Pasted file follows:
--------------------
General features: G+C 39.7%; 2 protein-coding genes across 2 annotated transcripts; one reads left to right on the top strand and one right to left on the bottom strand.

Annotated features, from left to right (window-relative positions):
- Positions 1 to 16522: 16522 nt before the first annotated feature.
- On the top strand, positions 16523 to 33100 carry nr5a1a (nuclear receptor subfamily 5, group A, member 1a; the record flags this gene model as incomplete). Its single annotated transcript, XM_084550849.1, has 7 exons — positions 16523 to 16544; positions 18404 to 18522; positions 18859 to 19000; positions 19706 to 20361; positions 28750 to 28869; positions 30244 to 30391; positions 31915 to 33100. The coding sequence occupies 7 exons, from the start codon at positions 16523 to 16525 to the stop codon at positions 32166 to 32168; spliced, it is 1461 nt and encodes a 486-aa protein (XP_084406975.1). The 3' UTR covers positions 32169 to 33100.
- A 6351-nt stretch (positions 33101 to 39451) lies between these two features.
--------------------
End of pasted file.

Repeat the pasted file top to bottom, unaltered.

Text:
General features: G+C 39.7%; 2 protein-coding genes across 2 annotated transcripts; one reads left to right on the top strand and one right to left on the bottom strand.

Annotated features, from left to right (window-relative positions):
- Positions 1 to 16522: 16522 nt before the first annotated feature.
- On the top strand, positions 16523 to 33100 carry nr5a1a (nuclear receptor subfamily 5, group A, member 1a; the record flags this gene model as incomplete). Its single annotated transcript, XM_084550849.1, has 7 exons — positions 16523 to 16544; positions 18404 to 18522; positions 18859 to 19000; positions 19706 to 20361; positions 28750 to 28869; positions 30244 to 30391; positions 31915 to 33100. The coding sequence occupies 7 exons, from the start codon at positions 16523 to 16525 to the stop codon at positions 32166 to 32168; spliced, it is 1461 nt and encodes a 486-aa protein (XP_084406975.1). The 3' UTR covers positions 32169 to 33100.
- A 6351-nt stretch (positions 33101 to 39451) lies between these two features.